The Russian Use of Internet: A Virtual Discourse Shapes Reality

Publication: Eurasia Daily Monitor Volume: 8 Issue: 7

(AFP/Getty Images)

If there is one factor to be singled out which influenced Russia in 2010, it is undoubtedly the role of the Internet in social and political life. In Russia, the worldwide web has become a platform for sharp political and social discussions, a single important source of uncensored news, and an effective instrument of self-organization for various politically and socially active groups among the population. It has long been observed that in Russia, where politics is dominated by the ruling United Russia party, the law enforcement agencies are inept and the authorities are hardly population-friendly, the Internet has become the single open public domain for people to express their views and create platforms for discussing the most acute problems in their everyday life (http://cyber.law.harvard.edu/publications/2010/Public_Discourse_Russian_Blogosphere).

According to statistics, currently the Russian Internet audience is comprised of about 43 million people. About 37 percent of the country’s population use the Internet at least once a year, while 22 percent (26 million), access it daily. At its convention in October last year, the Civil Chamber, an official Russian civil rights’ watchdog, stated that it has become impossible to ignore such a huge and socially active community (http://actualcomment.ru/news/16477/).

Equally, 2010 was significant in that a virtual discourse was transformed into offline action. In Moscow, car owners connected online to stage vigorous street protests against unlawful driving activities by high ranking officials (http://sineevedro.ru/). In Kaliningrad, people coordinated online to organize meetings against the local governor, which lead to his resignation (http://rugrad.eu/news/372683/). In a number of cities, political opposition to the ruling regime used the Internet to attract people of various allegiances to their protest meetings on the 31st day of every 31-day month (http://strategy-31.ru/?page_id=2).

In the summer, when due to the hot weather fires raged all over Russia and a professional rescue was slow to materialize, people from various regions self-organized online to deliver humanitarian assistance to the affected areas (http://pozhar.yandex.ru/). In late December, due to the snow calamities leaving thousands of passengers stranded in Moscow airports, people started to plan a collective suit against airport management and air companies (http://www.rian.ru/trend/weather_airport_passenger_27122010/).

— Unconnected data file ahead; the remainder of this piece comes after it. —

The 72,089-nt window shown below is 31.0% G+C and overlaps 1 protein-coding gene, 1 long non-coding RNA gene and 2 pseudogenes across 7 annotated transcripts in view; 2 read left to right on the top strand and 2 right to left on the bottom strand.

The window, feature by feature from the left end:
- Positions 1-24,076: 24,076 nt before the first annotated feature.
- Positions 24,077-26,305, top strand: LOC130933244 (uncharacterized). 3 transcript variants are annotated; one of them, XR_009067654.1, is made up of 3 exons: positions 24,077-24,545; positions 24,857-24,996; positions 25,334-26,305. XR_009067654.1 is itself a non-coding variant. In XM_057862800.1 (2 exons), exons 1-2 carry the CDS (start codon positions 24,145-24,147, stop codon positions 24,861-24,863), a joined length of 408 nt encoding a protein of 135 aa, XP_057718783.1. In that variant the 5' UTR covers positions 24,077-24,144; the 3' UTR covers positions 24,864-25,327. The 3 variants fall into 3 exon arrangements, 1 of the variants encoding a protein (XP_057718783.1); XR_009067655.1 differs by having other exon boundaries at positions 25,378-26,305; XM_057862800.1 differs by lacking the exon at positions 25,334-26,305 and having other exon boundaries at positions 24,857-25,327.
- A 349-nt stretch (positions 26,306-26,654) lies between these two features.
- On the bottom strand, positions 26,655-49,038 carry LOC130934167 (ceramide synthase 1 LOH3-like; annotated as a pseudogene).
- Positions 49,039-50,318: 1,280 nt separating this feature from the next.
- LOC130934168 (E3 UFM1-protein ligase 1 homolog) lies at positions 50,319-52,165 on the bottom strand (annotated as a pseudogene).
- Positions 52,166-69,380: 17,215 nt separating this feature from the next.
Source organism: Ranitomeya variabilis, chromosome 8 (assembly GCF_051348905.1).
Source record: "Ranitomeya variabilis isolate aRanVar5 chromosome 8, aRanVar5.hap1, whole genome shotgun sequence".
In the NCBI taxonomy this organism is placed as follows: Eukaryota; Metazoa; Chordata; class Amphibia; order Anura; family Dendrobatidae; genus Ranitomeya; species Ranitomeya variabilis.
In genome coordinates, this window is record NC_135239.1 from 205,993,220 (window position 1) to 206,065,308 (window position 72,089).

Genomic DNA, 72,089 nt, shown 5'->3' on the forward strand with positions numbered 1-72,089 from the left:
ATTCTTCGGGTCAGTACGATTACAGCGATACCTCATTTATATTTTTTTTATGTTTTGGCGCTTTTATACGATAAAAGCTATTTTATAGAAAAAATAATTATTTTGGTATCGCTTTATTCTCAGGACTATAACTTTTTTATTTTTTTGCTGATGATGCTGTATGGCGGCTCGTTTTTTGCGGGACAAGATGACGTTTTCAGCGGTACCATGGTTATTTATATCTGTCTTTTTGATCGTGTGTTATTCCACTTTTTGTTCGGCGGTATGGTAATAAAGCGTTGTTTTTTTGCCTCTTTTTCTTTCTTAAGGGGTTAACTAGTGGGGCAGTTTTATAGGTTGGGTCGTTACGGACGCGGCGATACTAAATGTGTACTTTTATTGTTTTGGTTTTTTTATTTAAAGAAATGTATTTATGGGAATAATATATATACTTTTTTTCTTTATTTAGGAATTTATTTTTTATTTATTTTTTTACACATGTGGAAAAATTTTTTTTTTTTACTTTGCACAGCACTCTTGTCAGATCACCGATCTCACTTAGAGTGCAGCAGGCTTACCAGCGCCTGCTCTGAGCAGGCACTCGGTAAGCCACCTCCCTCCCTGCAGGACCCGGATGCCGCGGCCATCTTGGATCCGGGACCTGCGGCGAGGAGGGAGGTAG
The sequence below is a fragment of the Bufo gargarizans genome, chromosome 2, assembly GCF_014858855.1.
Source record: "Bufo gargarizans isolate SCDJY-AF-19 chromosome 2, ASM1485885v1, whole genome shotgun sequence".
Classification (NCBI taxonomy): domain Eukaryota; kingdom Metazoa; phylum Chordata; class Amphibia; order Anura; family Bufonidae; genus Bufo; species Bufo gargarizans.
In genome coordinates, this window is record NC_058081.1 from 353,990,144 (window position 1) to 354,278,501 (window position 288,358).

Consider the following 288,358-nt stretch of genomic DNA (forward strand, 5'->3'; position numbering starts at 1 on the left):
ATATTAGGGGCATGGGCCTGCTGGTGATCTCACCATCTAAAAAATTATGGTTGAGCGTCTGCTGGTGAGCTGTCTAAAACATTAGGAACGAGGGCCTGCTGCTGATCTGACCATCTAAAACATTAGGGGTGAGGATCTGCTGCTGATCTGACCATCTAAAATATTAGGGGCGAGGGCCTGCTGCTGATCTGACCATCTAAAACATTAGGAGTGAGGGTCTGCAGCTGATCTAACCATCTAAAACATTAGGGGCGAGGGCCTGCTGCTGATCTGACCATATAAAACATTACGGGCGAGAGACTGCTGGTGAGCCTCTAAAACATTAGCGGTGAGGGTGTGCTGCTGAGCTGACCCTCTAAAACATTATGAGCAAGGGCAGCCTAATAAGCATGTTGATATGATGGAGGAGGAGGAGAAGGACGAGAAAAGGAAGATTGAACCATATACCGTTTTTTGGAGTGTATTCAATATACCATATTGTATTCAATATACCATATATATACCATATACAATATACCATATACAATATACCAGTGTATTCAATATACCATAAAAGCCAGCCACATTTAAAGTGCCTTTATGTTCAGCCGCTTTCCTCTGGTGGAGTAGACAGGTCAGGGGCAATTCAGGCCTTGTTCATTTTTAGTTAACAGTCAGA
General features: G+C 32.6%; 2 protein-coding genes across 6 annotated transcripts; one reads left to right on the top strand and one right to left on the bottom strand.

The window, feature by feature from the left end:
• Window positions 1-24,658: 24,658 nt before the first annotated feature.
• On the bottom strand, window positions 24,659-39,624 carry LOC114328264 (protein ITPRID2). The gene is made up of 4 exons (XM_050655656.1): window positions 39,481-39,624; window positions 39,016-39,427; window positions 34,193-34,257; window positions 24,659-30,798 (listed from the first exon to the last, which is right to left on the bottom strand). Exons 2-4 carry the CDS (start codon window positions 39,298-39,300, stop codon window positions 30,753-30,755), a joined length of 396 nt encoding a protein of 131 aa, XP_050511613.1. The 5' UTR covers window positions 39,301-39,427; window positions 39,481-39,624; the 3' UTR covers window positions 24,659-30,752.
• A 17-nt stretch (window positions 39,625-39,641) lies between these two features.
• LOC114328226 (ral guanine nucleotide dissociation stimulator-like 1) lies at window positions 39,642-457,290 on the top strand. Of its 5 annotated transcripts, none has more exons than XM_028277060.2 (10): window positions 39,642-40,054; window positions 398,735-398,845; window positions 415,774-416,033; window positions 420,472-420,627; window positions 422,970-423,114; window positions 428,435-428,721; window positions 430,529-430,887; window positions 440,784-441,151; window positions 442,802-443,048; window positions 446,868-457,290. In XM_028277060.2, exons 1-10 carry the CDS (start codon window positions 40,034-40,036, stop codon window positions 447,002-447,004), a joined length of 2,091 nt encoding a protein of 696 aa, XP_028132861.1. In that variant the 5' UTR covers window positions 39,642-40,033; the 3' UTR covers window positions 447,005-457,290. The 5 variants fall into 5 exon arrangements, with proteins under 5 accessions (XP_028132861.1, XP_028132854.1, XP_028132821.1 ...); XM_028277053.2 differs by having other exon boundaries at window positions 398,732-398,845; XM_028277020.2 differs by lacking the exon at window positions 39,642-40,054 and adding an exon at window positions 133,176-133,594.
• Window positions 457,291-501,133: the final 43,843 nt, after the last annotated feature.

The mass unrest which erupted in Moscow in December 2010, following the killing of a football fan, was also organized online. The effectiveness with which the anonymous leaders of some unknown youth groupings commanded, through Twitter and other Internet social networks, thousands of people on the streets of Moscow and other Russian cities scared observers and prompted some high level officials to urge the law enforcement agencies to adjust to the realities of the Internet and mobile communications era (Kommersant, December 16, 21, 2010).   

All those events were documented by people themselves. The widespread use of mobile communications made the Internet an important source of uncensored news and reports as ordinary people have posted their comments, photographs and video material online. Often these documents contradicted the carefully edited TV news. The difference was sometimes so scandalous that President Dmitry Medvedev, during his interview with the heads of the three main TV channels on December 24, instructed them to raise their news coverage to the Internet standards of diversity and accuracy (http://www.kremlin.ru).

For Medvedev himself, the Internet has become a main platform for advancing his agenda of Russia’s modernization. Medvedev declared the creation of e-government to be a state priority and used the Internet for organizing public discussions of some of his ideas and legislative initiatives, most notably his draft legislation on police reform. The Internet has also become a basis for Medvedev’s efforts to differentiate himself from Prime Minister, Vladimir Putin, who might become Medvedev’s main political rival in the 2012 presidential campaign (EDM, October 25, 2010).

The Russian president does not spare any effort to present himself as a modern person who is keen to reach online-living Russians with his 15 online communication resources, among them livejournal and YouTube accounts, several sites, including cell and smart phone compatible, a videoblog, a message service and two twitter accounts (http://kremlin.ru/about/resources).

Medvedev set an example: no wonder, it has become trendy among Russian officials to write in blogs and communicate on Twitter. Putin who is not known to be an active Internet user had no choice but to follow suit as he ordered the video cameras with an Internet viewing to be installed on the sites of some large construction projects he oversees as prime minister (http://novostivl.ru/msg/10712.htm).

Evidently, Russians have made very particular use of the Internet since in the absence of real political competition it has become an important factor in their social and political life. In view of the forthcoming parliamentary and presidential elections, one of the most frequently discussed issues is how to use Internet technologies to prevent vote rigging. Virtual discourse has started shaping reality in modern Russia.